Healing Waters and a Cemetary

I know it sounds like a crazy combination, but that’s essentially what you have at Hierapolis.

Near the town of Pamukkale is a hill, and at the top is the ancient city of Hierapolis–or it’s ruins, I should say.

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While there is not much left/excavated of the ancient city itself, it’s the hot springs of the ancient Roman baths that have been attracting people for thousands of years.  You can still swim in the pool and hundreds, if not thousands, do every day!  In fact, part of the reason that the ruins of Hierapolis are so limited is because of damage caused by hotels built on the site at the turn of the 20th century once the tourism potential of the hot springs was realized.  They were later removed when Hierapolis-Pamukkale was listed as a UN World Heritage Site.

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We opted out of swimming and headed for the terraces, made of travertine from the calcium carbonated water flowing down the hillside.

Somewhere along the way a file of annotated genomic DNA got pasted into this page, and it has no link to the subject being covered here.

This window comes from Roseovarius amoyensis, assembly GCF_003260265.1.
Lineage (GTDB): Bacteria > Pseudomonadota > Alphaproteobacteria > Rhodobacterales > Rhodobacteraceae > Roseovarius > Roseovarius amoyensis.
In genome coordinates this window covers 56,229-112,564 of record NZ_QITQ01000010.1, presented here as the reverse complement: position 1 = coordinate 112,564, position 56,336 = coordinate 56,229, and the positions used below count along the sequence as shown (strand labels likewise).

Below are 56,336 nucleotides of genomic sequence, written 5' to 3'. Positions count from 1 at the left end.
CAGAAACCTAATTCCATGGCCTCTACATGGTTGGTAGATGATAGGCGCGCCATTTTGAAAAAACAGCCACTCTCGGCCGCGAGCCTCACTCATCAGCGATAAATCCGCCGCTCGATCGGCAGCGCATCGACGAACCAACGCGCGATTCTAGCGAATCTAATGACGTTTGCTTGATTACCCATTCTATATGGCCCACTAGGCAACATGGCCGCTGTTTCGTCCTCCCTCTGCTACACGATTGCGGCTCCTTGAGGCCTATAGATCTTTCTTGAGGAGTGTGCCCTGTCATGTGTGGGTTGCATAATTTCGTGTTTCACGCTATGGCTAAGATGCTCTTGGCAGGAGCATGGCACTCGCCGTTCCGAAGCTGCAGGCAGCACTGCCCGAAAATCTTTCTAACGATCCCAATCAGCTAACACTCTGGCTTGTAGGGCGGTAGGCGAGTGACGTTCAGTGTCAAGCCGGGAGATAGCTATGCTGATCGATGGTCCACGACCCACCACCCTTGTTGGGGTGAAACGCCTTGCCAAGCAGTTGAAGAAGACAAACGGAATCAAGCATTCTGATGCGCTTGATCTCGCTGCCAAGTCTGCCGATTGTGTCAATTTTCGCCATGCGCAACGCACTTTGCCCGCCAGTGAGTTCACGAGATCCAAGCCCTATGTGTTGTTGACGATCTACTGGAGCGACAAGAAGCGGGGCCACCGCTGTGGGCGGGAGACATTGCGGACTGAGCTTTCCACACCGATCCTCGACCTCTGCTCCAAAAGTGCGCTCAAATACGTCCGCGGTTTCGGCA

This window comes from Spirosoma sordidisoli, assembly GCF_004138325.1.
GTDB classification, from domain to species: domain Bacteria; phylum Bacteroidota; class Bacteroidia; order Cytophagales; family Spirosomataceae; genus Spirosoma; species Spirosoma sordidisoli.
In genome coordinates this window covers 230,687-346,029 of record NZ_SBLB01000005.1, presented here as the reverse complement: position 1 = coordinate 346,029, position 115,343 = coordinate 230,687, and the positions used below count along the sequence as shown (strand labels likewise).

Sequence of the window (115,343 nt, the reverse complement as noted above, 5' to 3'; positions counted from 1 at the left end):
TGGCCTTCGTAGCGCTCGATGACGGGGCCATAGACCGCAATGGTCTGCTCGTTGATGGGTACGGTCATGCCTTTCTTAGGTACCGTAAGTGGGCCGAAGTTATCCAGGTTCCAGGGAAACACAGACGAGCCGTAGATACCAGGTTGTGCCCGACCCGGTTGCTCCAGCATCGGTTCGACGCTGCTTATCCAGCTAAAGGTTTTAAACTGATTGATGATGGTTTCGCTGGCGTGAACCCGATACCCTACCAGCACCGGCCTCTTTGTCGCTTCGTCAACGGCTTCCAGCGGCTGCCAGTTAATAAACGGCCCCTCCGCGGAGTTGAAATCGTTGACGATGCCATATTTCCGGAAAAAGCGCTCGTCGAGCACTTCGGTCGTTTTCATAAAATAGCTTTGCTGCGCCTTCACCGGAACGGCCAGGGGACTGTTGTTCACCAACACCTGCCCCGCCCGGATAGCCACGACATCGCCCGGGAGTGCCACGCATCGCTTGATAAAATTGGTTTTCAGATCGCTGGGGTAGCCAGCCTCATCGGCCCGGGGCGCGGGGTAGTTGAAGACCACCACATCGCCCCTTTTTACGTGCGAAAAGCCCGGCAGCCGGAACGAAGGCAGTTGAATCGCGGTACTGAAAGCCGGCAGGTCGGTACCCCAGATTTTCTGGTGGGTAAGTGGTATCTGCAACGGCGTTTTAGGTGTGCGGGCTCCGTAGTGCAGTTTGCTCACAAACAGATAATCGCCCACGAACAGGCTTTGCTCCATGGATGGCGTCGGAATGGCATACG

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These waters are also said to be healing, so of course, we went wading–which was pretty much our only option, as shoes were not allowed when walking on the terraces.  It felt super silky and very soft–however, it made for walking along the terraces rather tricky and very slippery!

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On the other side of the Roman baths and down the other side of the hill is the Necropolis, which at one time laid outside the city walls–you know, back when there were city walls!  It was by far the most impressive and extensive necropolis that I have ever seen.  Graves, burial mounds, sarcophagi and temples all served as tribute to Hierapolis’ population.  The Necropolis extended down the hillside, stretching well over 2km with over 1200 tombs excavated!

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